Bauman was and continues to be Beilharz’s teacher, as he was his friend. And, both teachers and students figure conspicuously throughout this story as much for Beilharz as for me the reader, since his account settling cannot but encourage readers to balance the ledger and recall the large shoulders on which they ride. Beilharz expresses deep gratitude, even affection, for those involved in his formation (actually for anyone intimately involved in his life, it remarkably appears): his year 12 teacher Saffin who instigated his fascination with archives (Beilharz appreciates good collections); the Gramscian scholar Alastair Davidson who shepherded his dissertation; Agnes Heller (both his teacher and subsequent colleague); and, later in life, the art historian and cultural theorist Bernard Smith. This is my short list, not Beilharz’s. Beilharz holds students in similarly high regard. One gets the sense that Beilharz has merely extended his role as student as much as he has performed his role as “teacher.” And, maybe that’s part of the lesson in the background of this homage Beilharz pays to Bauman (and his other teachers and colleagues, local and global): Some of the best teachers must themselves be relentless students. Beilharz’s affection and gratitude for his students seems as appreciable as that he has for his teachers because, I surmise, he likely sees himself as one of them, too, just further on up the road. Mutualism and respect prevail, as they must, in both thought and action. Movement. We always move in relation to… something or someone; Beilharz’s story shows the possibilities of moving in relation with.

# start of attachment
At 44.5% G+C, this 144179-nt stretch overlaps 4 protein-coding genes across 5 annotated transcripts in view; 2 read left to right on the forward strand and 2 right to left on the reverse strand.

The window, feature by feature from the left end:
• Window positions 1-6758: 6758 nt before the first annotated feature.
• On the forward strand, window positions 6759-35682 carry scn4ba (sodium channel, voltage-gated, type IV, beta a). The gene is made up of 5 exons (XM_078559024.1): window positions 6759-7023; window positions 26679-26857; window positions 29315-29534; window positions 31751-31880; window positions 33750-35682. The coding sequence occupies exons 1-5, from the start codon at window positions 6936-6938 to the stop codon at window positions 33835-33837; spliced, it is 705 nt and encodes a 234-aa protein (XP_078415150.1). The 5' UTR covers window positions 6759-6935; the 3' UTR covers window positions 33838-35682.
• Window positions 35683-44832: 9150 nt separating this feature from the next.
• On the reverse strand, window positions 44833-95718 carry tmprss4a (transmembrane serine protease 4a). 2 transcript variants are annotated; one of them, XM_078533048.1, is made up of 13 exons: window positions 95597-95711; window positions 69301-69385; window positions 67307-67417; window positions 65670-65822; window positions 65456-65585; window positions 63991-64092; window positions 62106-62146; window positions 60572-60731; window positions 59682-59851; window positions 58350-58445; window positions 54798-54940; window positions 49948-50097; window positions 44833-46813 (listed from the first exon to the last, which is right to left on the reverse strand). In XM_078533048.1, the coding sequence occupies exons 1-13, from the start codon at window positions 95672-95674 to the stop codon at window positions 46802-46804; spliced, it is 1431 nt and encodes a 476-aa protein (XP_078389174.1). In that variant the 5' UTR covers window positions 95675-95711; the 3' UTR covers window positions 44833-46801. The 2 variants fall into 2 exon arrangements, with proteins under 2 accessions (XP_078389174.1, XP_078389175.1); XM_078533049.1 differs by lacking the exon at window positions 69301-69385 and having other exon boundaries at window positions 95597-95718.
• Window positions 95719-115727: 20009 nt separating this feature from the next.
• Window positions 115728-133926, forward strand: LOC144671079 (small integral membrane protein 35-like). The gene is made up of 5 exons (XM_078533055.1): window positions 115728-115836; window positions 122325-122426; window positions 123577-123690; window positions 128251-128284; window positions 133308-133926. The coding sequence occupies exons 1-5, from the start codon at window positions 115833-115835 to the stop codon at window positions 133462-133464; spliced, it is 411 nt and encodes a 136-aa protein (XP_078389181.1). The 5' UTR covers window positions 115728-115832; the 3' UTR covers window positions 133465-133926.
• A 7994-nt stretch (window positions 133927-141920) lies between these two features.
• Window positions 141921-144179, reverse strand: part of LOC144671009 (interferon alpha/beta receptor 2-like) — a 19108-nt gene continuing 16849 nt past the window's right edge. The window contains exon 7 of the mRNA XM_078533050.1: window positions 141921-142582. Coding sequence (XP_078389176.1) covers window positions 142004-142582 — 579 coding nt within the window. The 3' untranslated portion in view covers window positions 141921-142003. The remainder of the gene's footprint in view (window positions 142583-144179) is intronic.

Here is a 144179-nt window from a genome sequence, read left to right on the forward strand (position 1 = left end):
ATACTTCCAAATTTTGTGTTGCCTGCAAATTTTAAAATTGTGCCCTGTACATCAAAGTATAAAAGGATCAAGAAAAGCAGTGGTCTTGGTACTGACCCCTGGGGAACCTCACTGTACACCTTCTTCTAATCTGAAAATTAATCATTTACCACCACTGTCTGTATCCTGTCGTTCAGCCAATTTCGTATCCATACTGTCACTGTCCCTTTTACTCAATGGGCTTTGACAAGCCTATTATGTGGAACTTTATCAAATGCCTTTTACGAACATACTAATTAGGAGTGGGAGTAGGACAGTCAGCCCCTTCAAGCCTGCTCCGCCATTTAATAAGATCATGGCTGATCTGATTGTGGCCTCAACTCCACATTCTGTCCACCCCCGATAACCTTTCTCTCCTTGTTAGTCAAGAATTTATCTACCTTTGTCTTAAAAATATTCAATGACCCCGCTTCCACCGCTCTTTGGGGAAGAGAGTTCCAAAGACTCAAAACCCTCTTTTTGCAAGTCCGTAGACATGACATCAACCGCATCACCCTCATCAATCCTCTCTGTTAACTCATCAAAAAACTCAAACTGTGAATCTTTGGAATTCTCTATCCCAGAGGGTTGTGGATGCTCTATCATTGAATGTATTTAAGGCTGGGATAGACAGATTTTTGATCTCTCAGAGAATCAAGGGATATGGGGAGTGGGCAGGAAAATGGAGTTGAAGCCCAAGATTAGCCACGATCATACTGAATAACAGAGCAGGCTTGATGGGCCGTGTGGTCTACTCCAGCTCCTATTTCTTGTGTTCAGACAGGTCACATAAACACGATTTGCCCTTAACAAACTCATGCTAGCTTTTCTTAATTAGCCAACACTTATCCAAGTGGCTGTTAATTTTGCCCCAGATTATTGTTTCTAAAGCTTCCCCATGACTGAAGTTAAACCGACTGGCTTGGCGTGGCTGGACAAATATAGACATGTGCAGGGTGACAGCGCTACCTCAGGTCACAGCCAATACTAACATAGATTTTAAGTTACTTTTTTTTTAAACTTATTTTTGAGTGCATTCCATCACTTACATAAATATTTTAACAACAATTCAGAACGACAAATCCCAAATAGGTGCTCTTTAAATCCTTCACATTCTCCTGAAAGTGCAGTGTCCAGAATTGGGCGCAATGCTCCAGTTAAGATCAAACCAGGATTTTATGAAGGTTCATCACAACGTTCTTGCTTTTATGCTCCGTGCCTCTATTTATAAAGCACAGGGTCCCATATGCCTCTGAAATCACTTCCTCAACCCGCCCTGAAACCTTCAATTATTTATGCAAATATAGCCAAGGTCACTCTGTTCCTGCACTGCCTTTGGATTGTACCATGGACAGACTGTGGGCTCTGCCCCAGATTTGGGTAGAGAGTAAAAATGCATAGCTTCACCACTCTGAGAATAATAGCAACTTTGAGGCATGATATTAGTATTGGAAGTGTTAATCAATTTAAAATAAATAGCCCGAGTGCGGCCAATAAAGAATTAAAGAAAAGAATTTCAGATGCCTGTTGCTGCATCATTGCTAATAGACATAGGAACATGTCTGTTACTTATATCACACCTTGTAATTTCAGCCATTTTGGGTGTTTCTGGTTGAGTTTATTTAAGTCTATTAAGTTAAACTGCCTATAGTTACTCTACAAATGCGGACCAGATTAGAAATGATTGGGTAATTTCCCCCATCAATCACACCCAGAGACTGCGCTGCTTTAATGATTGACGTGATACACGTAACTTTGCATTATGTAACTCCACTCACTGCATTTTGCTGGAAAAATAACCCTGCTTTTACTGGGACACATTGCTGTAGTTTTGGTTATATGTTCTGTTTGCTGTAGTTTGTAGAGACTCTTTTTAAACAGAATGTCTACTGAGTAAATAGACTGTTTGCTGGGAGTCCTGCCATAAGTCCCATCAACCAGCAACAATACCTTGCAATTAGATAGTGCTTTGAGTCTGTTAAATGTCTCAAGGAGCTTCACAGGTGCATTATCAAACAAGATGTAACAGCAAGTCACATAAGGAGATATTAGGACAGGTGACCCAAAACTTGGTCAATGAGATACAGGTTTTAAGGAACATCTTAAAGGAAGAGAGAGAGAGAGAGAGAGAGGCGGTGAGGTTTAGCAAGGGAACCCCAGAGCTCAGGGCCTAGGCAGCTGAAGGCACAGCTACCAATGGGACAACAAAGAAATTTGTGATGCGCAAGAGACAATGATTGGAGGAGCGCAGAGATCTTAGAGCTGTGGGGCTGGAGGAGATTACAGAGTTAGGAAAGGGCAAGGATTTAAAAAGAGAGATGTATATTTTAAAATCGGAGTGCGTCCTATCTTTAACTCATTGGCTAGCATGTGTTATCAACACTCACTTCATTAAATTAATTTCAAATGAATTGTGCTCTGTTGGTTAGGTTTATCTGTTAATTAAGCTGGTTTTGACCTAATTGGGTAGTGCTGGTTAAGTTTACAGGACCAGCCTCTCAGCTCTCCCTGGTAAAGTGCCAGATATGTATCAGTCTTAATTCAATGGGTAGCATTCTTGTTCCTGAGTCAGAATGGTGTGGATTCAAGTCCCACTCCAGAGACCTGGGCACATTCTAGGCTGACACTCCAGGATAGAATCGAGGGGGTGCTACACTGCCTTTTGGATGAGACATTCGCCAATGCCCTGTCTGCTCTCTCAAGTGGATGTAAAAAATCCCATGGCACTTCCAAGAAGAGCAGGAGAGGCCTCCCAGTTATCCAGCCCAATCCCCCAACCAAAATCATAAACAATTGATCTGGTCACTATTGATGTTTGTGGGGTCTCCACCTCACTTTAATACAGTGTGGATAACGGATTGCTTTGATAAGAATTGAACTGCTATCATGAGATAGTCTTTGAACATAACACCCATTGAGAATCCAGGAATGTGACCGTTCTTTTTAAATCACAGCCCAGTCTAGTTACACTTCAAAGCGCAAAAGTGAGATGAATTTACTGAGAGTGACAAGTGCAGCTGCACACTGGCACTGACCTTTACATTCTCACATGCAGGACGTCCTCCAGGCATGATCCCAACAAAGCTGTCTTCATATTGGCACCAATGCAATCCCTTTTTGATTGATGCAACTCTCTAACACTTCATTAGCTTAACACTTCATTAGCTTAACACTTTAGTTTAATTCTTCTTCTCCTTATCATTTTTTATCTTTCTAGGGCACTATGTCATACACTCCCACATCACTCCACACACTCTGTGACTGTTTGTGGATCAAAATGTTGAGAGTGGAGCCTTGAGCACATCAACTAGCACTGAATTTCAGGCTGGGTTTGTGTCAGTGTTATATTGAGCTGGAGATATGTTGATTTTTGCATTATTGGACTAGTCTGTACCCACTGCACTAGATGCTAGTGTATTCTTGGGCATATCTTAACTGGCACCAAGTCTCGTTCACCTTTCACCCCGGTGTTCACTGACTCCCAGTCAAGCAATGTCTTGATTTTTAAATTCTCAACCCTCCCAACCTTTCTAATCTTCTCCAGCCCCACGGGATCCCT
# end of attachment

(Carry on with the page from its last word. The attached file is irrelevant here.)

Movement pervades this story in ways that are both interesting and evocative, productively perplexing in moments. Perhaps memoir, having to do foundationally with memory or its reconstruction, can do few other things than evoke for the reader and writer alike a dynamic interplay between momentary clarity and the struggle to clarify details, moments, or emotions that are interlaced with other details, moments, and emotions. Akin to Sisyphus but without having asked for the responsibility we must assume in carrying and caring for memories, we try to put in place, at least for a moment, things that are bound to move and, when they move or are moved, unsettle other things along the away. Our memories do not typically appear as separate movie stills, but as the interplay of image chains made of verifiable facts and fleeting and fickle emotions, with our need to remember somethings in one moment dancing with our want to recall or to push away others—the needs and wants sometimes reversing from moment to moment in response to what set the image chains into motion in the first place. Sometimes, in this regard, the catalyst is our memories themselves choosing us, compelling us, in turn, to choose what we do with them and how we respond to them when they appear. This is because, as explained by Ricoeur (2004), memory is “tied to an ambition, a claim—to be faithful to the past” (21). Beilharz’s body of work shows a scrupulous fidelity to and unremitting rigor in looking at the past, and the same holds true in Intimacy, only Beilharz needs to confront memory, too, as he applies his historian sensibilities. To reconcile these competing demands, impossible as such a task seems to this reader but clearly not to Beilharz, necessitates some structure, form, order to make sense of it all.